Initially, the focus is on building Wilo's intelligent 3D building blocks in the cloud. "Wilo's many thousands of products must be made available digitally," says Stijn Lockefeer, operations director at Cadac in Vianen. "That may sound simple, but we're talking about a product range in 60 countries – with different legal provisions and rules, different units of measure, prices, service, etc.
We have now reached the point where customers can access the right content database directly via a button. The system sees from which country the application comes and shows all available options. The great advantage of the cloud solution is that there is only one version of each product. Changes in the range, technical adjustments; everything is processed centrally. This setup allows Wilo to save a lot on information management costs."
The digital database is the basis for a well-functioning BIM, and Stijn Lockefeer knows this too. "Such a library is essential for modelling or virtual building. Wilo products are now available to other parties involved in a new building. Of course, Wilo decides what is and what is not public. BIM can only really work properly if all those parties share their information in the same way. From design to supply chain, maintenance and service. The complete chain is necessary to successfully design a building digitally."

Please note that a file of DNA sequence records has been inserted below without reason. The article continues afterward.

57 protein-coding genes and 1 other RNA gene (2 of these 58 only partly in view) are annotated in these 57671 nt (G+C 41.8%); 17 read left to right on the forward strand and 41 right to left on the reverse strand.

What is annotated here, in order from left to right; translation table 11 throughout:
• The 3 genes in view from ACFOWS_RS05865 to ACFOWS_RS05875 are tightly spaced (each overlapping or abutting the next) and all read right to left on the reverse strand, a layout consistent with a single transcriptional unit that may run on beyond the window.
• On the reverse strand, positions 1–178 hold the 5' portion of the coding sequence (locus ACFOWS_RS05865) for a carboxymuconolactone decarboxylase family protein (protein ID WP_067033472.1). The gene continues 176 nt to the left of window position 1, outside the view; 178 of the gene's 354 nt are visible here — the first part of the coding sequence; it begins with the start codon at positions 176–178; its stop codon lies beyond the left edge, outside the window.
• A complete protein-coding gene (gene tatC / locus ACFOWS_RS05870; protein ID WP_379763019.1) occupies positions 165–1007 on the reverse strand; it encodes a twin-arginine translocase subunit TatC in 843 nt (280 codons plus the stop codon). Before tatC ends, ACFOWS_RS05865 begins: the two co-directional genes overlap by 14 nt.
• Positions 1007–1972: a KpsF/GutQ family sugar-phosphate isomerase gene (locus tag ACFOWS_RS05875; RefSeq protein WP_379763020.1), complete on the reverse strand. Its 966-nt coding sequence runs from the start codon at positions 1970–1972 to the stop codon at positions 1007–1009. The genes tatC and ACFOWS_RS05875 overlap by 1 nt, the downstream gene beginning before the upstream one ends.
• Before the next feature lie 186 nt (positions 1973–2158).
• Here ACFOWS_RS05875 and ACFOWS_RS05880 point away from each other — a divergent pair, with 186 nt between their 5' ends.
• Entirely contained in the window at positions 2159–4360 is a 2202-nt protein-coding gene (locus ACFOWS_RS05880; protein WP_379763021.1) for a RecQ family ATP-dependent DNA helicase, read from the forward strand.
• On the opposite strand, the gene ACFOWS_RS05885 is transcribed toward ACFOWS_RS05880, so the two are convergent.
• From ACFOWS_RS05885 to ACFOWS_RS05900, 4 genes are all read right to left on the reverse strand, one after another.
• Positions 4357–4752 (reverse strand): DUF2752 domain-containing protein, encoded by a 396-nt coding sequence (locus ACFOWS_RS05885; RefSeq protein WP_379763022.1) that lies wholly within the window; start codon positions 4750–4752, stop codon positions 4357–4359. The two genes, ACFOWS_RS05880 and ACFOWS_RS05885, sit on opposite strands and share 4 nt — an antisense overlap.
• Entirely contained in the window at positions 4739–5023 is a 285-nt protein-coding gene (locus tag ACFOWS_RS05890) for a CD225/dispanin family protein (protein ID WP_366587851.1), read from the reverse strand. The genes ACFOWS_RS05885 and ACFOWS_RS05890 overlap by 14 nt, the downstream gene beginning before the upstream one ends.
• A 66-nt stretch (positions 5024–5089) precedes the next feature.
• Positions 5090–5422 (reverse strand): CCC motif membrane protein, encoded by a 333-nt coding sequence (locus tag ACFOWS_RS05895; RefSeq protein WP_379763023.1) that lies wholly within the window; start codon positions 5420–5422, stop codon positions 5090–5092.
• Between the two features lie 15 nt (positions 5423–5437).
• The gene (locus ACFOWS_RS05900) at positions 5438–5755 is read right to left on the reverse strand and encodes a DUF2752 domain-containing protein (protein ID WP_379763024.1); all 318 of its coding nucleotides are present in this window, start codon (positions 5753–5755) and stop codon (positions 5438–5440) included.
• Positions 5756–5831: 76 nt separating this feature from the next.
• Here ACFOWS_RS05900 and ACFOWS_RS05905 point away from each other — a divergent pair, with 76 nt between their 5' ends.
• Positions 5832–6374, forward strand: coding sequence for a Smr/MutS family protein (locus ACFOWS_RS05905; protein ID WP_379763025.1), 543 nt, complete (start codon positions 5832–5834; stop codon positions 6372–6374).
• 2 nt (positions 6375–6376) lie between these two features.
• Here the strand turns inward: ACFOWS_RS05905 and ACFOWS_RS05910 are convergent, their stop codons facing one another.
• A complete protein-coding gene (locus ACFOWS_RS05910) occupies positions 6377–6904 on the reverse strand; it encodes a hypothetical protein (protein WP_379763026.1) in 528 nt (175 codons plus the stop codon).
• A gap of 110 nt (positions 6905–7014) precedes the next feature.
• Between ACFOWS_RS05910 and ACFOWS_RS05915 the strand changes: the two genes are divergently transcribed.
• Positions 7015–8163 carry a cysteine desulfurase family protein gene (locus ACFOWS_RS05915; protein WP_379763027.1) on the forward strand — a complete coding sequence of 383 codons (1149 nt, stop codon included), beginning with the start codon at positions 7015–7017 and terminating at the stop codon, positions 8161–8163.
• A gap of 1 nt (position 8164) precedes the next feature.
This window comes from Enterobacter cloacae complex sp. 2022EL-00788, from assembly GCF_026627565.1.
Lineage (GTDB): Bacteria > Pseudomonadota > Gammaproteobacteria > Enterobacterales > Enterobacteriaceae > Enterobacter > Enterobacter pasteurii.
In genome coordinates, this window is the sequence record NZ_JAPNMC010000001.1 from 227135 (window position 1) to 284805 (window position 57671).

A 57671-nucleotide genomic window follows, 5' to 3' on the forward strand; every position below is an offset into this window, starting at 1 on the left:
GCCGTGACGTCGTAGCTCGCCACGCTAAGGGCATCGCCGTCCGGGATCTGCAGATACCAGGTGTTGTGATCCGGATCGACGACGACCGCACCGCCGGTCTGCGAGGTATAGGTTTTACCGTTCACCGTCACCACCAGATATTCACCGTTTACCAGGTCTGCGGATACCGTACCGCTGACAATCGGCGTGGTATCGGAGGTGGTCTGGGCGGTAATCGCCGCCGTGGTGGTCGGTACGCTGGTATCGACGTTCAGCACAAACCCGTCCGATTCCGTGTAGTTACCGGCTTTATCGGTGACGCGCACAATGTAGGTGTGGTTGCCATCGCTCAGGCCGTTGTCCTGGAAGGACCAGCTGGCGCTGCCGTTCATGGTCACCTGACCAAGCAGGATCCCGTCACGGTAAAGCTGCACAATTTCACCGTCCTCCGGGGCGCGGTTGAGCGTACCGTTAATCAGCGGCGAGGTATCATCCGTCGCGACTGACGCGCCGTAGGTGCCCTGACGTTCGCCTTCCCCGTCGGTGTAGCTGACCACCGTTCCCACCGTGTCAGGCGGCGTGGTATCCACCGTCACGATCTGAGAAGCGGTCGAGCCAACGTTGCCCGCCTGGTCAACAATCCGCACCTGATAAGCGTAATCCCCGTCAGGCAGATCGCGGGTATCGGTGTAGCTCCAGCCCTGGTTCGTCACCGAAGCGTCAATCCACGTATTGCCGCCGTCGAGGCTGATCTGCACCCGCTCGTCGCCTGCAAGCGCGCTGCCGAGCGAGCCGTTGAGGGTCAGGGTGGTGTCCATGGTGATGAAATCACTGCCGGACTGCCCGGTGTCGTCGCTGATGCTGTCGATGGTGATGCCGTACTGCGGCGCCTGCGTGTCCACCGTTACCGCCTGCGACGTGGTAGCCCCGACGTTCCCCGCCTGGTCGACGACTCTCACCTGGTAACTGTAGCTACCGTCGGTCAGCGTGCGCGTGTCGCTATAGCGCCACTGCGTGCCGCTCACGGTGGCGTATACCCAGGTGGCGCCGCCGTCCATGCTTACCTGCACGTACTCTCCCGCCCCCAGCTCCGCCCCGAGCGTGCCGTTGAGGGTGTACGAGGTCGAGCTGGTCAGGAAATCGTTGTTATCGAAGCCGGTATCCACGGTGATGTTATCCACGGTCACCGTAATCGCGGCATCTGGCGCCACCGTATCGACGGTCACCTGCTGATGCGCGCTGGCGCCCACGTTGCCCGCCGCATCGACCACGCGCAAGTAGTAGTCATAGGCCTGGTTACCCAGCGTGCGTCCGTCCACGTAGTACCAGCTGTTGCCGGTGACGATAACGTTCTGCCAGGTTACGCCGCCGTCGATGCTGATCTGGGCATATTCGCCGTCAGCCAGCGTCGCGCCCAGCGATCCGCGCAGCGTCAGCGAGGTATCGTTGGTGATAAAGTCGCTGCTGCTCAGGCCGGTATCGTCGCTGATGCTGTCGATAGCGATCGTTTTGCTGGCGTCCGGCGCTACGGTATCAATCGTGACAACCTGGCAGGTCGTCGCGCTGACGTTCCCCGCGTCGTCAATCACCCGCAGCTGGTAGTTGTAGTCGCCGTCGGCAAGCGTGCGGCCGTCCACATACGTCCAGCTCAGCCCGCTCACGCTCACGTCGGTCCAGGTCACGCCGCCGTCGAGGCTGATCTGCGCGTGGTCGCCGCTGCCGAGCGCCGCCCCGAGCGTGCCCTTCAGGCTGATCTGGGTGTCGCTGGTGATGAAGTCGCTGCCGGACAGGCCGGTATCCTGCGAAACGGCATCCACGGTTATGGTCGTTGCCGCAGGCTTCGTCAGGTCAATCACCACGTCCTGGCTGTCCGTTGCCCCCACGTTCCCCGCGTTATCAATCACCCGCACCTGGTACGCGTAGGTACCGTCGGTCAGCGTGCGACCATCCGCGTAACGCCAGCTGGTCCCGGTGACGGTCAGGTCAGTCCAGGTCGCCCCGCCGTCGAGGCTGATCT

"And to test in advance with simulations," adds Ralph Huysers. "And not in three dimensions, but in six. You can take weather influences, energy consumption and maintenance into consideration – the complete life cycle. During the simulations, you can adapt and experiment to your heart's content, test materials and take sustainability into account, provided that all data is available in real time."
Both Wilo and Cadac are investing heavily in this business case. "We are on the same wavelength," says Ralph Huysers. "It does help that the Netherlands, England and Russia are the countries that make the most of BIM. Dutch builders are leading the way, as are the architects, because they are also active across borders. They see the huge projects, win assignments and realise that the construction needs to be different. As suppliers, we contribute, and Cadac is seriously working on digitalisation."
Stijn Lockefeer nods in agreement. "Partnerships of this kind are expensive, but they are also indispensable for boosting BIM. We set up the Content Creation for Architecture, Engineering and Construction department for that purpose. Enabling digital, in other words, just as we present ourselves in the market. Wilo is one of the first companies to manage their content library with us from their master data – this is a basis to build on. Like Wilo, we are convinced that digitalisation is crucial if we want to manage future construction demand and find solutions for climate change and energy transition."